Bad Boys (1995) – Iconic or Nostalgic?

Bad boys, bad boys. Whatcha gonna do? Whatcha gonna do when they come for you?

Bad Boys 1995

With Bad Boys: Ride or Die coming out this first week in June, we’re going back to where it all started, with Michael Bay’s Bad Boys in 1995. Bad Boys was Bay’s directorial debut, which is kind of impressive. It’s the movie that put him on the map, and made him the household name he is today. The story is simple: Miami PD has lost the 100 million dollars worth of heroin they have in lock-up. How did it happen? Well, they’re less concerned about that than getting the dope back. They can’t afford to let the news get out the media without some sort of resolution.

Their Captain Howard (played with shouty excellence by Joe Pantollano) tasks Mike Lowrey (Will Smith) and Marcus Burnett (Martin Lawrence) to track down the drugs. Mike meets up with working woman Max (Karen Alexander) and asks her to keep track of any high rollers coming in, so when her Madam tells her about a potential job that fits the bill, she goes to check it out with her roommate Julie (Téa Leoni). Julie isn’t in the same professional field as Max, but for some reason agrees to tag along. Things go south immediately: Max ends up dead and Julie is a witness to her murder. Finding Max’s killer becomes Julie’s motivation and character arc for the entire film, which involves her sometimes putting herself in dangerous situations just so she can avenge her friend.

Surprisingly, Bad Boys doesn’t have as many action set pieces as I remember. There’s the big shoot-out at the club that becomes a big shoot-out on the highway with barrels of ether, there’s the shoot-out at Mike’s house when the bad guys get the drop on them, and of course the big action set piece towards the end of the movie. Bay’s style will always be divisive, with some feeling that the action scenes are more exhausting than exhilarating. It’s very 90s for sure, with random birds taking flight during slow-mo shots, or guys flipping into the air for no apparent reason. I do appreciate some of the hyperbole, like Smith and Lawrence’s dramatic running through the streets of Miami, with their shirts flapping open, somehow able to keep up with moving vehicles.

The best thing about Bad Boys is the constant riffing between Smith and Lawrence. Marcus is the married man with children, and Mike’s the smooth-talking ladies’ man. It’s a partnership formula as old as time, but it works. The effortless comedic chemistry between Smith and Lawrence is the reason why audiences have come back again and again to support the franchise. It’s the reason why the third movie did so well, despite the time gap of 17 years and being a January release.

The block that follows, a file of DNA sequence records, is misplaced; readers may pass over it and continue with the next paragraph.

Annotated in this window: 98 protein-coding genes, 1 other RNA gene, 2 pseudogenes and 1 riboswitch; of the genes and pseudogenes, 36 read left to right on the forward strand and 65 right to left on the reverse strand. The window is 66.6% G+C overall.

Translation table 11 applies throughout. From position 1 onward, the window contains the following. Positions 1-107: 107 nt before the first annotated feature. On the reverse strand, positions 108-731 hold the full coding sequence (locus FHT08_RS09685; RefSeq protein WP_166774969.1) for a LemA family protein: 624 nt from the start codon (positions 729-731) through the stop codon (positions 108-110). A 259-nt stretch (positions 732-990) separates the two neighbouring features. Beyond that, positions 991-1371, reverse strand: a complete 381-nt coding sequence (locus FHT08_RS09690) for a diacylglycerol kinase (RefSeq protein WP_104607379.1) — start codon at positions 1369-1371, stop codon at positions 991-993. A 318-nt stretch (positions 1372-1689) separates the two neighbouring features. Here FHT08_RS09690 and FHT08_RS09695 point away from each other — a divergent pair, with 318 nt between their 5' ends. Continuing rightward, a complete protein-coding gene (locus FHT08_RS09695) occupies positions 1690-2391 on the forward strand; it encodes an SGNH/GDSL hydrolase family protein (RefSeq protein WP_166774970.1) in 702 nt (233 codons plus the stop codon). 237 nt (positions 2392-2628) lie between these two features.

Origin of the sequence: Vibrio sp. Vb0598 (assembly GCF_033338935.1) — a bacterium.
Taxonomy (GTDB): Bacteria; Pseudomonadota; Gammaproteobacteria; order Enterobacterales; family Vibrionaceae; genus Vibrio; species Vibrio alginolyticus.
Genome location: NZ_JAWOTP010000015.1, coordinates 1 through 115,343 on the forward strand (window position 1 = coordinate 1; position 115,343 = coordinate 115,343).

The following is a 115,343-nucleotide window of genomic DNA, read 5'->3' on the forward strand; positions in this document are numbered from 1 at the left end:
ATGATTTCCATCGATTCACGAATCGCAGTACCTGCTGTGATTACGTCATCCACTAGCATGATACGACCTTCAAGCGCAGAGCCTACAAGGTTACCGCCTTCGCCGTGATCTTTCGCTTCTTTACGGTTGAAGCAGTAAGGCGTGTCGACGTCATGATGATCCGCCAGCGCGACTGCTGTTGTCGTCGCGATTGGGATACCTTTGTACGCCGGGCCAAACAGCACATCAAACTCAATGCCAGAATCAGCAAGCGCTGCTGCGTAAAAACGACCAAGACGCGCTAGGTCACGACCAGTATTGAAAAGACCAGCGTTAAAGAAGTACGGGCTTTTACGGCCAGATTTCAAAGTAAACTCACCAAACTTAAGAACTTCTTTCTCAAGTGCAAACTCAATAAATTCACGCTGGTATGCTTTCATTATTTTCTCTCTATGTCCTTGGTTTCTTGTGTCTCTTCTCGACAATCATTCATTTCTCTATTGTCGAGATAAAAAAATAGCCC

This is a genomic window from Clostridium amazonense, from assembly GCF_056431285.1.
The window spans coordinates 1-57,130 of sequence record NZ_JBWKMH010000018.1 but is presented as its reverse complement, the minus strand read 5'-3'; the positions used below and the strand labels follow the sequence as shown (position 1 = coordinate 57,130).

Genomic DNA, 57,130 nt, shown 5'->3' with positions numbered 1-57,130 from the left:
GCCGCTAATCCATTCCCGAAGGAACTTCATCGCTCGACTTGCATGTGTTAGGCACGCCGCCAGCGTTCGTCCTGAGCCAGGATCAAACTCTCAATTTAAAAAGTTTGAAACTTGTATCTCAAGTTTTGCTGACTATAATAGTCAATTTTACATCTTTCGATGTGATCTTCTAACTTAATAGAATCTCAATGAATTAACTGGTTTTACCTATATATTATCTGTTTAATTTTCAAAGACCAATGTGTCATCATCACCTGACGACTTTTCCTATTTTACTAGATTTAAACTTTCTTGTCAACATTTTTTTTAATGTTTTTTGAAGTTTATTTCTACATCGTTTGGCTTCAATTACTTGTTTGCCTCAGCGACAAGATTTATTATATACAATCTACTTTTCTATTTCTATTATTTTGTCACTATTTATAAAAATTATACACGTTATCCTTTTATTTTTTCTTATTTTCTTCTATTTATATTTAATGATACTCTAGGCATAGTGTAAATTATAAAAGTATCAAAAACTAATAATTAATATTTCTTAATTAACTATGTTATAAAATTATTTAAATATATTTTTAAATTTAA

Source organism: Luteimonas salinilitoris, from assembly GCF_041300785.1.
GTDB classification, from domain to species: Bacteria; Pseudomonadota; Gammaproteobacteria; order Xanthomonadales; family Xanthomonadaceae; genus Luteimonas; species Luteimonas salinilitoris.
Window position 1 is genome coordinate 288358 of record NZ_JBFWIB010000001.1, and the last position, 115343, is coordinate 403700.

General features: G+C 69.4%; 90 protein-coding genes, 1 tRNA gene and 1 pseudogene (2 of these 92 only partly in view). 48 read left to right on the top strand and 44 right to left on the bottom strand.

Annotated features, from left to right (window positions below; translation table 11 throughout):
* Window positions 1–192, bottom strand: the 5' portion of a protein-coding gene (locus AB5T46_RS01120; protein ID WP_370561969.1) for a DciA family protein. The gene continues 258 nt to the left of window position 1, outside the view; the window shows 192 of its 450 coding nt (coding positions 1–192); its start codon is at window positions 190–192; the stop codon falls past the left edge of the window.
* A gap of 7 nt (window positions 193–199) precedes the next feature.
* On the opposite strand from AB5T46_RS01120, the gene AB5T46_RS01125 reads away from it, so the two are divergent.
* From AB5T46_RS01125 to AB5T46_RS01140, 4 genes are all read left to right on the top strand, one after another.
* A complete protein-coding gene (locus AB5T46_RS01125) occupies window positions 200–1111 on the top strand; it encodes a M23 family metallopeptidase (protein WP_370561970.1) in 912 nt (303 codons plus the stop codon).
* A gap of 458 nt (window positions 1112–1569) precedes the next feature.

In Roger Ebert’s review, he mentioned “the curious interludes” of verbal sparring between the pair. The two are bickering while on stakeout, there’s constant irritation with the other, and all these interludes allows a familiarity to build between them; it helps their relationship feel real and authentic. I believe that they’ve been partners for 6 years, especially with Mike’s frequent appearance at Marcus’ home and easy familiarity with his family. It also makes sense that while Mike is more familiar with Marcus’ home, it wouldn’t be so the other way around, since both Marcus and Theresa allude to Mike’s scandalous personal life. This lays the comedic groundwork for Marcus’ jealousy and suspicion later on, when Mike stays over at his house.

There’s also a certain gritty realism here that we’ve lost in more contemporary action films. We actually see both Mike and Marcus work the case. They follow up on leads, witnesses, connections, and sometimes hit dead ends before something new comes along to revitalise the case. They also feel like real police officers as opposed to infallible super cops. Early on in the film, Mike actually gets hurt after crashing through a window, and suffers a concussion as a result. The next day, he’s icing his head as he reports for work.

I have to preface my next comment with the fact that I have watched Bad Boys many times before, so maybe that’s why it isn’t as entertaining to me on this most recent rewatch. The movie still makes me laugh, but I wasn’t really invested in the big climatic set piece at the end. I thought the callback to Marcus’ grandma driving skills was great, but overall I didn’t think it brought anything really exciting to the table. In fact, I thought the two earlier set pieces were so much better, and that the movie does run out of steam towards the end. Tchéky Karyo does a competent job as the bad guy Fouchet. He is violent, merciless and absolutely cold-blooded. His performance was so good here that I couldn’t suspend my disbelief when I saw him play the suave, romantic Frenchmen in Addicted to Love a year later.

Watching this movie with fresh, new eyes, it’s clear that the Bad Boys movies are so beloved because of nostalgia. Most of us grew up with these movies, and would have watched them many times over, which explains how I could still remember so much of the movie despite it being years since I’ve watched Bad Boys. It reminds me of moments with my father, his raucous laugh sounding out whenever Smith and Lawrence say or do something funny. Bad Boys is fun and entertaining, and while I think the sequel had more memorable action set pieces, this original movie is no slouch – it’s competent 90s fun.

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